Collector tray 14, FIG. 1, receives liquid phase components of the reaction mixture leaving quench zone 11. Such collector tray 14 comprises an inwardly sloping tray, the outer periphery of which is attached to the inner wall of reactor vessel 2 by attachment means 15. Collector tray 14 slopes inwardly and downwardly from its periphery towards the center of reactor vessel 2, and has a circular opening concentric with the vertical axis of reactor vessel 2. The inward slope of collector tray 14 is suflicient for ready liquid flow down the upper surface of tray 14 toward the centrally located opening. Slopes having a drop to run ratio of from about 1:4 to about 1:16 are effective to allow ready flow of liquid down the surface of collector tray 14.

Liquid flowing down collector tray 14, FIG. 1, and vapor from quench zone 11 enters mixing means 1.6 wherein vapor phase and liquid phase are brought into intimate contact to ensure good heat transfer between the phases. Mixing means 16 is located upon the upper surface of collector tray 14 and is concentric with the vertical center line of reactor vessel 2, covering the opening in collector zone .14.

Vapor and liquid phases from mixing means 16, FIG. 1, pass through the opening in collector tray 14 into mixer downcomer 17. Liquid phase from mixer downcomer 17 passes downward, striking distributor plate 18 in such a manner that the liquid phase is distributed across the horizontal cross-section of reactor vessel 2. Distributor plate 18 is located at a distance spaced below and concentric with mixer downcomer 17 and has a shape effec tive for dispersing liquid phase impinging thereon. Preferably, distributor plate 18 comprises a cone with upward facing apex, said cone having substantially the same radius as mixer downcomer 17. Distributor plate 18 is maintained in its spaced, concentric relationship to mixer downcomer 17 by a plurality of connecting members 38. Liquid phase and vapor phase materials exit mixer downcomer 17 through the space between mixer downcomer 17 and distributor plate 18.

At a distance spaced below distributor plate 18, FIG. *1, perforated tray 19 spans a horizontal cross-sectional area of reactor vessel 2. The outer periphery of perforated tray 19 is attached to the inner wall of reactor vessel 2 by attachment means 20, forming a vapor tight connection. Perforated tray 19 comprises a circular tray having a major opening concentric with the vertical axis of reactor vessel 2 of about the same radius as distributor plate 18 and having a plurality of evenly spaced minor perforations. The concentric opening in perforated tray 19 is of a size suflicient to allow passage of vapor phase therethrough at a pressure drop not exceeding about 5 inches of water. A cylindrically shaped weir 21 is mounted on tray 19 to surround the concentric hole therein in such a manner as to prevent liquid from flowing into the concentric opening. Preferably, the concentric weir 21 has a height of about 3-5 inches. The top of concentric weir 21 is vertically spaced below the bottom of distributor plate 18 by an amount sufficient to allow passage of vapor therebetween with substantially no pressure drop. The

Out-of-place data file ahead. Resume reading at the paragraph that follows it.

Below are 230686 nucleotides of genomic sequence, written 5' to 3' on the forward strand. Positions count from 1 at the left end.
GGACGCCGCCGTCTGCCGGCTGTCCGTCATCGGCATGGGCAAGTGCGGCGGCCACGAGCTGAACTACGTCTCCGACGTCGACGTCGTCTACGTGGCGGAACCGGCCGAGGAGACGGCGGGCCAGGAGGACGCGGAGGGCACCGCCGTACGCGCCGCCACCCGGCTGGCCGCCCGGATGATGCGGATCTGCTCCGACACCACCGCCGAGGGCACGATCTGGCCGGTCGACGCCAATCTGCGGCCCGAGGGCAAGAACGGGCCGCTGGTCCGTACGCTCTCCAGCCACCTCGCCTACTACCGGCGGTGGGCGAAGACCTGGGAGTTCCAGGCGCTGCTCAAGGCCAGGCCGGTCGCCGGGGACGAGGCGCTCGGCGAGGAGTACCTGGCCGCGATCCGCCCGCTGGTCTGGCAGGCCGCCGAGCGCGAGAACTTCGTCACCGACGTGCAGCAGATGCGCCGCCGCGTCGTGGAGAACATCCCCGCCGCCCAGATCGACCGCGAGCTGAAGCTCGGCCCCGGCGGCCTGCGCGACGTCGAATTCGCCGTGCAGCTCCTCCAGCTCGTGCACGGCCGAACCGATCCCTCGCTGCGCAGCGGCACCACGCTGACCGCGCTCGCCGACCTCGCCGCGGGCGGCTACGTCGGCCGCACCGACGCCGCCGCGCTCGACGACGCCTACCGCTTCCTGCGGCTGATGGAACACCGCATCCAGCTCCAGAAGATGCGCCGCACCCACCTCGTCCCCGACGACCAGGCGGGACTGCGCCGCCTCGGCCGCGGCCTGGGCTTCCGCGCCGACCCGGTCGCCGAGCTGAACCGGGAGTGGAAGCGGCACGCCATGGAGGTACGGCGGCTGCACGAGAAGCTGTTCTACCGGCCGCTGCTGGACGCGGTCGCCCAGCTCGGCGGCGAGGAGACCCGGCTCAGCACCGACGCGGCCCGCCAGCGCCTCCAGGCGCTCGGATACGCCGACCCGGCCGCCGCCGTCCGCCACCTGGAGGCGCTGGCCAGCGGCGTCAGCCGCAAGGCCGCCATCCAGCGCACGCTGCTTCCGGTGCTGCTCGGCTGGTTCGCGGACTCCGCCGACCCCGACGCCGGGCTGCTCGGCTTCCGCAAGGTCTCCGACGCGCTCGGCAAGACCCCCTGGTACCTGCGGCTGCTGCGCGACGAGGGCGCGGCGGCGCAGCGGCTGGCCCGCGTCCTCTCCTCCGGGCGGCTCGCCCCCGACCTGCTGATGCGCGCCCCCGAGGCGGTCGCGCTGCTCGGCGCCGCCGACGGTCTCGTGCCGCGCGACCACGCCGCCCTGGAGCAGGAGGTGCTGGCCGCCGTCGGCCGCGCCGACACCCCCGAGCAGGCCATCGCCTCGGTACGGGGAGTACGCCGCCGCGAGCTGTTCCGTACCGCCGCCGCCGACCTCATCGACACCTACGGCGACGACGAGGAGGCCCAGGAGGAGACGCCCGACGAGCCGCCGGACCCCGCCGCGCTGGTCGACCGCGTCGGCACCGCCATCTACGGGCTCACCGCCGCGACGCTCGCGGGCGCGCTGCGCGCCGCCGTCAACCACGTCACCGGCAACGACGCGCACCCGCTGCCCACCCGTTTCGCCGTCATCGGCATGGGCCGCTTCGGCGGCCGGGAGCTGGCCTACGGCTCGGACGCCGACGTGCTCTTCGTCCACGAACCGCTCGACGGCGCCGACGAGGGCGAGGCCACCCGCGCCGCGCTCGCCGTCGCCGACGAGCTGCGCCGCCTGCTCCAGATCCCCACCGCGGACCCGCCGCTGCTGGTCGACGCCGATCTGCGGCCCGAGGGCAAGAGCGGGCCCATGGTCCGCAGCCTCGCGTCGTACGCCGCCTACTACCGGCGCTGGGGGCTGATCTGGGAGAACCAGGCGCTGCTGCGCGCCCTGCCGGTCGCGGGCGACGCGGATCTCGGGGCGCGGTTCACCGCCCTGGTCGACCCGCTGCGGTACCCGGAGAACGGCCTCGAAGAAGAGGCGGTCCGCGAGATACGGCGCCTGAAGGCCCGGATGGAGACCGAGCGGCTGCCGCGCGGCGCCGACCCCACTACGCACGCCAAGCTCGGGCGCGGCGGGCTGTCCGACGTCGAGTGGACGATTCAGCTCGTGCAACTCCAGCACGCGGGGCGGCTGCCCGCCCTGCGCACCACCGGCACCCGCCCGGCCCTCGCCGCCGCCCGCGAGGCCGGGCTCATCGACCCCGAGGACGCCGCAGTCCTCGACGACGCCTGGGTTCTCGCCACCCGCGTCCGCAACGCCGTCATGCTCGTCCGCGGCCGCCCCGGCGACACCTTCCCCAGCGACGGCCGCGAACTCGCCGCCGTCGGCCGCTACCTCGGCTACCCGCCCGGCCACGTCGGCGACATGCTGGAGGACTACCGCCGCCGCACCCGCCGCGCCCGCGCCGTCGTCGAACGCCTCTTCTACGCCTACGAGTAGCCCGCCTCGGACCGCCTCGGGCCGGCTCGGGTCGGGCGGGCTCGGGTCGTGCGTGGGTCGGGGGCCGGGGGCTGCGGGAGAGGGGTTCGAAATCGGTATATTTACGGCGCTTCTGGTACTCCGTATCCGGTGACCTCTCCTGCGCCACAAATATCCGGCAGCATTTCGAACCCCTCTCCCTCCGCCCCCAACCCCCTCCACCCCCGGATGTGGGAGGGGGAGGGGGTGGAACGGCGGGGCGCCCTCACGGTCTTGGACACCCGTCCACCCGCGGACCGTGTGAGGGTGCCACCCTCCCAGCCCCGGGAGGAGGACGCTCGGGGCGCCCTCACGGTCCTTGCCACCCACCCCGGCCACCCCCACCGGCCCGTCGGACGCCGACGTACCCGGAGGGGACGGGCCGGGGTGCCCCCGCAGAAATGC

evenly spaced perforations in perforated tray 19 are relatively small, and each of such perforations is of'substantially the same diameter. Conveniently such perforations maybe in the range of about 2 inches diameter to about 6 inches diameter. The total free area through perforated tray 19, defined by the total area of such minor perforations is sufficient to allow passage of liquid phase accumulated on the upper surface of perforated tray 19 at a pressure drop not exceeding about 2 inches of water and not less than about 0.1 inches of water. Liquid phase from mixer downcover 17 after impinging upon distributor plate 18 is distributed upon the upper surface of perforated tray 19. Such liquid phase distributes evenly upon the upper surface of tray 19 and flows through the evenly distributed perforations in such a manner that liquid flow through perforated tray 19 is substantially evenly distributed across the horizontal cross-sectional area of reactor vessel 2. Vapor phase from mixer downcomer 17 passes through the concentric opening in perforated tray 19. Cylindrical weir 21 prevents liquid upon the surface of perforated tray 19 from flowing through the concentric opening therein. Liquid phase from perforated tray 19 collects upon distributor tray 22 which is vertically spaced below perforated tray 19. Distributor tray 22, as shown in greater detail in FIGS. 4 and 5, comprises a horizontal plate peripherally attached to the inner wall of reactor vessel 2 by attachment means 23, forming a vapor tight connection. Distributor tray 22 has a plurality of evenly spaced openings. Upon the surface of distributor tray 22 and covering each opening are a plurality of distributor caps 24. Each distributor cap 24, as shown in greater detail in FIGS. 4 and 5, comprises a vertically disposed hollow cylindrical member open at the bottom into an opening in distributor tray 22 and closed at the top by a plate member 26. Each cylindrical member 25 of distributor cap 24 has at least 1 V-notched opening with an apex near the upper surface of distributor tray 22 and a base at or near the upper end of cylindrical mem- Liquid from perforated tray 19, FIG. 1, collects upon the upper surface of distributor tray 22 from which said liquid flows through the V-notched opening in distributor caps 24. Vapor from above perforated tray 19 flows through tray 19 and flows through the V-notched openings in distributor caps 24 along with the liquid. The total free area defined by openings in distributor tray 22 and the area defined by the V-notched openings in distributor cap 24 are suflicient to allow flow of liquid and vapor phase at a pressure drop not exceeding about 10 inches of water.